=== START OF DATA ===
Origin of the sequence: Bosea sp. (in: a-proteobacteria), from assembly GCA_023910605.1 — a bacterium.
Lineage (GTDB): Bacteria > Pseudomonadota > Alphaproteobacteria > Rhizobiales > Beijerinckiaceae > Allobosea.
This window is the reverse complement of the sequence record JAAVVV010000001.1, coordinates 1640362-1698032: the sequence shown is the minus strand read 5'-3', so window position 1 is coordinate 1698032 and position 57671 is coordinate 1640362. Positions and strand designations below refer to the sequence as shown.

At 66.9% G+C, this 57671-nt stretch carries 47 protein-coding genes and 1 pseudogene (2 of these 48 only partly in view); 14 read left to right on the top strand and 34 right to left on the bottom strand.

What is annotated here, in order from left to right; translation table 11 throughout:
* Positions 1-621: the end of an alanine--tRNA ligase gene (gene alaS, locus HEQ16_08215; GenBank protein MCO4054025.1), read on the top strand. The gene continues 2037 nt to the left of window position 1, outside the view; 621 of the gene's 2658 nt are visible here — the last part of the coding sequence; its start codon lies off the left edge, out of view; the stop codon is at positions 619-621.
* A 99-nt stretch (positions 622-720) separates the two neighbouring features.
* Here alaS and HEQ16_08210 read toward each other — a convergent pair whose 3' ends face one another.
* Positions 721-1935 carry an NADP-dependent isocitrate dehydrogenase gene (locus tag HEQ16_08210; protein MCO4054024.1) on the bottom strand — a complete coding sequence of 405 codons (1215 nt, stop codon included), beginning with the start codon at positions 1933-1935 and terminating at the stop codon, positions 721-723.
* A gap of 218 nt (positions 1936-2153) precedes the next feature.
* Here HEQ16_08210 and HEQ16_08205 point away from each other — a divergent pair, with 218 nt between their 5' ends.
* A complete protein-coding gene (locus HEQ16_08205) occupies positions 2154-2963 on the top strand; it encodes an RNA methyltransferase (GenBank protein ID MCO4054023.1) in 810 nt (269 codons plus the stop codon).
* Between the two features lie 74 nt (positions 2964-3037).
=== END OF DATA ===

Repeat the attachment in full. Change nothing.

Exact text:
Origin of the sequence: Bosea sp. (in: a-proteobacteria), from assembly GCA_023910605.1 — a bacterium.
Lineage (GTDB): Bacteria > Pseudomonadota > Alphaproteobacteria > Rhizobiales > Beijerinckiaceae > Allobosea.
This window is the reverse complement of the sequence record JAAVVV010000001.1, coordinates 1640362-1698032: the sequence shown is the minus strand read 5'-3', so window position 1 is coordinate 1698032 and position 57671 is coordinate 1640362. Positions and strand designations below refer to the sequence as shown.

At 66.9% G+C, this 57671-nt stretch carries 47 protein-coding genes and 1 pseudogene (2 of these 48 only partly in view); 14 read left to right on the top strand and 34 right to left on the bottom strand.

What is annotated here, in order from left to right; translation table 11 throughout:
* Positions 1-621: the end of an alanine--tRNA ligase gene (gene alaS, locus HEQ16_08215; GenBank protein MCO4054025.1), read on the top strand. The gene continues 2037 nt to the left of window position 1, outside the view; 621 of the gene's 2658 nt are visible here — the last part of the coding sequence; its start codon lies off the left edge, out of view; the stop codon is at positions 619-621.
* A 99-nt stretch (positions 622-720) separates the two neighbouring features.
* Here alaS and HEQ16_08210 read toward each other — a convergent pair whose 3' ends face one another.
* Positions 721-1935 carry an NADP-dependent isocitrate dehydrogenase gene (locus tag HEQ16_08210; protein MCO4054024.1) on the bottom strand — a complete coding sequence of 405 codons (1215 nt, stop codon included), beginning with the start codon at positions 1933-1935 and terminating at the stop codon, positions 721-723.
* A gap of 218 nt (positions 1936-2153) precedes the next feature.
* Here HEQ16_08210 and HEQ16_08205 point away from each other — a divergent pair, with 218 nt between their 5' ends.
* A complete protein-coding gene (locus HEQ16_08205) occupies positions 2154-2963 on the top strand; it encodes an RNA methyltransferase (GenBank protein ID MCO4054023.1) in 810 nt (269 codons plus the stop codon).
* Between the two features lie 74 nt (positions 2964-3037).